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Wednesday, 16 November 1938


Mr DRAKEFORD (Maribyrnong) . - I desire to quote what the exMinister for Trade and Customs (Mr. White) said on this subject when speaking at the annual dinner of the Chamber of Manufactures in New South Wales.

According to the Australian Manufacturer, of the 5th November, 1938, the ex-Minister said -

I agree with Mr. Sti'vens that there arc times when industries must bc established for our own salvation, even if they ore uneconomic. There is nothing to stop us going on with the manufacture of motor cars in Australia, and thereby encouraging the development of Australia. There is nothing they do abroad that we cannot do here.

He added later - 1 believe if we can make iron and steel efficiently, there is nothing to stop us making motor cars.

It seems to me that the Government has not the courage to tackle any big Australian problem, yet it tries to convey the impression that it is really doing something in the interests of the people. Members of the Government obviously hold different opinions on this subject. It is quite evident that the Treasurer (Mr. Casey) thinks differently from the present Minister for Trade and Customs (Mr. Perkins), while the Tariff Board has a different opinion still. Between all of them, nothing is done. The Tariff Board took a long time to obtain the information upon which to base its report, but it hesitated to bring in a recommendation which would make every one realize the necessity for establishing this industry in Australia. I refuse to believe that we in Australia are incapable of doing what can be done in other countries. Those who speak of the small number of cars required in Australia should remember that Italy produced only 42,000 cars last year, while we have a market here for 80,000. We could not, perhaps, manufacture a great variety of cars, but if the right encouragement were forthcoming, it should be possible to induce two or three different firms to manufacture. The industry could be spread throughout the various States; it need not be confined to one or two. Once it was established it would provide employment for many skilled artisans, and for much unskilled labour also. It would also contribute materially to our defence measures. The Government has embarked upon a big defence programme, but no provision has been made for the conservation of oil supplies, for the manufacture of motor car or aeroplane engines, or for the standardization of railway gauges. In regard to all of these important matters the Government merely finds excuses for delay, so that Ministers, one after another, become disgusted, and leave the Cabinet to make room for fresh faces. Then they criticize the Government for its failure. I welcome the opportunity which this motion has afforded for the expression of opinion on this subject, and I am glad that the Government's inactivity and procrastination has been exposed.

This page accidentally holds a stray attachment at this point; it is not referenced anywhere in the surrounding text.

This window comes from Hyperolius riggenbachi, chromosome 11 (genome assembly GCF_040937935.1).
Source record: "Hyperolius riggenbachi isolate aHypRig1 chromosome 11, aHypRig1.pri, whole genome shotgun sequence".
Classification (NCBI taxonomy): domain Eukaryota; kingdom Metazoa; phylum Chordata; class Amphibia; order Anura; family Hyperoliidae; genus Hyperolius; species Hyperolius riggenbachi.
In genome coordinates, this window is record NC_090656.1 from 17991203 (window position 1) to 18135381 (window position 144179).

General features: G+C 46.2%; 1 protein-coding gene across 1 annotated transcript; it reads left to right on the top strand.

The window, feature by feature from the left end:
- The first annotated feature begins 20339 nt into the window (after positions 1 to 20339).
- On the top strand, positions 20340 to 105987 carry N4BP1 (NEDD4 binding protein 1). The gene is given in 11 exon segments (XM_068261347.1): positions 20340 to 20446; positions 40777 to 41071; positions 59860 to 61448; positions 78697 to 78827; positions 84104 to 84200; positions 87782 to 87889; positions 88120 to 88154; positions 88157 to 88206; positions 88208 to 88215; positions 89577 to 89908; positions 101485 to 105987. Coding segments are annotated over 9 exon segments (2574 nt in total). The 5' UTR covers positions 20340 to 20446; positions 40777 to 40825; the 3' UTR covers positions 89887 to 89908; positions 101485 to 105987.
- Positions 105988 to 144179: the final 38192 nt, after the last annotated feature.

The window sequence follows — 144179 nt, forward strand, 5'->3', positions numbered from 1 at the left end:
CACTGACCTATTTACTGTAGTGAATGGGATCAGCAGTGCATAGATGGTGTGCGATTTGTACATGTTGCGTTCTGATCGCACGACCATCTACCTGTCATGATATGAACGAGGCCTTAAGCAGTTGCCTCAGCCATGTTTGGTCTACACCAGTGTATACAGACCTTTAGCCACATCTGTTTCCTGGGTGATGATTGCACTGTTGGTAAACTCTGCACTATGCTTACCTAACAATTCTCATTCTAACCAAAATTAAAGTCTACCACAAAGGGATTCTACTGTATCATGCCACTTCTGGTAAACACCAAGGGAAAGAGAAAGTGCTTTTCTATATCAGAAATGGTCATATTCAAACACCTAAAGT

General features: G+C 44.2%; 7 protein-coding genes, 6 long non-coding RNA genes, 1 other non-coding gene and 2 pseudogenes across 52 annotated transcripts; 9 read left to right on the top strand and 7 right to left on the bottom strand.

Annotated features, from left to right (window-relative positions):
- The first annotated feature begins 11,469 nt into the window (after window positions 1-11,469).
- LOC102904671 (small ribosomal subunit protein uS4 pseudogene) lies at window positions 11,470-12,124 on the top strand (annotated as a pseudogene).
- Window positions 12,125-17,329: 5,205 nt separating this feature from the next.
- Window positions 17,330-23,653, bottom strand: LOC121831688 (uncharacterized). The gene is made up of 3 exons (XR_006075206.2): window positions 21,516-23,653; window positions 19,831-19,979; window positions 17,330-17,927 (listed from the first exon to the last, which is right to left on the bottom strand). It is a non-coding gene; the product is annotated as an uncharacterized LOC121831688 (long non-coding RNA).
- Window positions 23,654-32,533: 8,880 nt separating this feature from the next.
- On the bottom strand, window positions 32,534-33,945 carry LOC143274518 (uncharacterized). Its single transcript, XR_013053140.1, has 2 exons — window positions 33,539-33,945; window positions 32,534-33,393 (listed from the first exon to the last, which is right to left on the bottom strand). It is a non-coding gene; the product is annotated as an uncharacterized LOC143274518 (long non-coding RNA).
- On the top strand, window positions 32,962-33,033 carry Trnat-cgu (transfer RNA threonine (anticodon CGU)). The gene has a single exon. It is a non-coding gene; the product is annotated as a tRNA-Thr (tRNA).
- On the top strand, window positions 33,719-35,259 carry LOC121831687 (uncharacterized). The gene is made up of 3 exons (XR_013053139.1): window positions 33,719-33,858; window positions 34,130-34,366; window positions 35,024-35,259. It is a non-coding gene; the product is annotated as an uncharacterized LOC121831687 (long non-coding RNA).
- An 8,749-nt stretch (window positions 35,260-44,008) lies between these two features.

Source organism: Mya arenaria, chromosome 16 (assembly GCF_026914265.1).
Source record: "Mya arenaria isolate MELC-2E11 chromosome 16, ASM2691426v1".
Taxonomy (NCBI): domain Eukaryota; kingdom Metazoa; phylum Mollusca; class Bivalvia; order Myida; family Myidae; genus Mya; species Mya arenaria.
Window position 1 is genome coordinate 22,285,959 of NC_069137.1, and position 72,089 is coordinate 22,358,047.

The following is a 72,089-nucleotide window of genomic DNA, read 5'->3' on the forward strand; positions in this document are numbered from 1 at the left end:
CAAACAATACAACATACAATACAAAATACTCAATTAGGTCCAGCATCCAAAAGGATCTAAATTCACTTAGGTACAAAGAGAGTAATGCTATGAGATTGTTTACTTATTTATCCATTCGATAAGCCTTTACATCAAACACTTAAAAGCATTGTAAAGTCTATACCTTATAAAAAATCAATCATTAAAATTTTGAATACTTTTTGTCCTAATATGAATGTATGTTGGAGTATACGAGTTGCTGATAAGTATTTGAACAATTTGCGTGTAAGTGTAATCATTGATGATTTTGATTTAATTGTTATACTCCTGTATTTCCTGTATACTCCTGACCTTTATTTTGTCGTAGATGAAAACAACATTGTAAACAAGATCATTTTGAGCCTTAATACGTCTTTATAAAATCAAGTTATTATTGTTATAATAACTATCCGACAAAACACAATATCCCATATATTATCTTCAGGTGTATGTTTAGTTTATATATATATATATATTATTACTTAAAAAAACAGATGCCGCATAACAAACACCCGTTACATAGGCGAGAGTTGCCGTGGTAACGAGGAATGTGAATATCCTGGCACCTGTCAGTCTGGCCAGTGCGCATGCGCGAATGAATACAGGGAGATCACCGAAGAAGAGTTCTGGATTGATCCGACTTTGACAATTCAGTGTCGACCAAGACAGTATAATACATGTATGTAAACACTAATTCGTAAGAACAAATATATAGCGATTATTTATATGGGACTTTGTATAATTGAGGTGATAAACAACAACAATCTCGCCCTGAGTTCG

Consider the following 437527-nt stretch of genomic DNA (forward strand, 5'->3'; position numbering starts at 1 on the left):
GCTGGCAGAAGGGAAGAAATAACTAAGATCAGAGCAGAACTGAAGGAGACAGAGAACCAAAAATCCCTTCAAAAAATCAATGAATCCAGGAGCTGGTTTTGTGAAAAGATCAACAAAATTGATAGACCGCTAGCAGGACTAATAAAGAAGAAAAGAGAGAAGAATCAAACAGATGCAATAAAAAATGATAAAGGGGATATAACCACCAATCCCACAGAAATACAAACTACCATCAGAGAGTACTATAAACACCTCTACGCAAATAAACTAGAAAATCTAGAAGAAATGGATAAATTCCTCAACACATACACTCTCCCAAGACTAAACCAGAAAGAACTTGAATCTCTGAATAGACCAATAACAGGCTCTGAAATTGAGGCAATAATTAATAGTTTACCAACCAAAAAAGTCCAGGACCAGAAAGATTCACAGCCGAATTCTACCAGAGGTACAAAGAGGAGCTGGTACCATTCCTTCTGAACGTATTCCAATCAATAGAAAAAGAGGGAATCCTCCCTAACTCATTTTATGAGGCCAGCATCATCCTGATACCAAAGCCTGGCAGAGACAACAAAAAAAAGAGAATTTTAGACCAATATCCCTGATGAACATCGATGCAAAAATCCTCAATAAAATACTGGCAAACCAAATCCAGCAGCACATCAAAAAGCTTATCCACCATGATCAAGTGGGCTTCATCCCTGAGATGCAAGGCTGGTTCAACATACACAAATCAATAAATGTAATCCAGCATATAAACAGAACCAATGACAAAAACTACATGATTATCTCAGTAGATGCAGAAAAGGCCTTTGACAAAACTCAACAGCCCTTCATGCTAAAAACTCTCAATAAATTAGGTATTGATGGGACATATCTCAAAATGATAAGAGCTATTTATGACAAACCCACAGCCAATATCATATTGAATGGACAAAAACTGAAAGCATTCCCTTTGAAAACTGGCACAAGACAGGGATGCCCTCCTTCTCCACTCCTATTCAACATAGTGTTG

Debate interrupted under Standing Order 257b.







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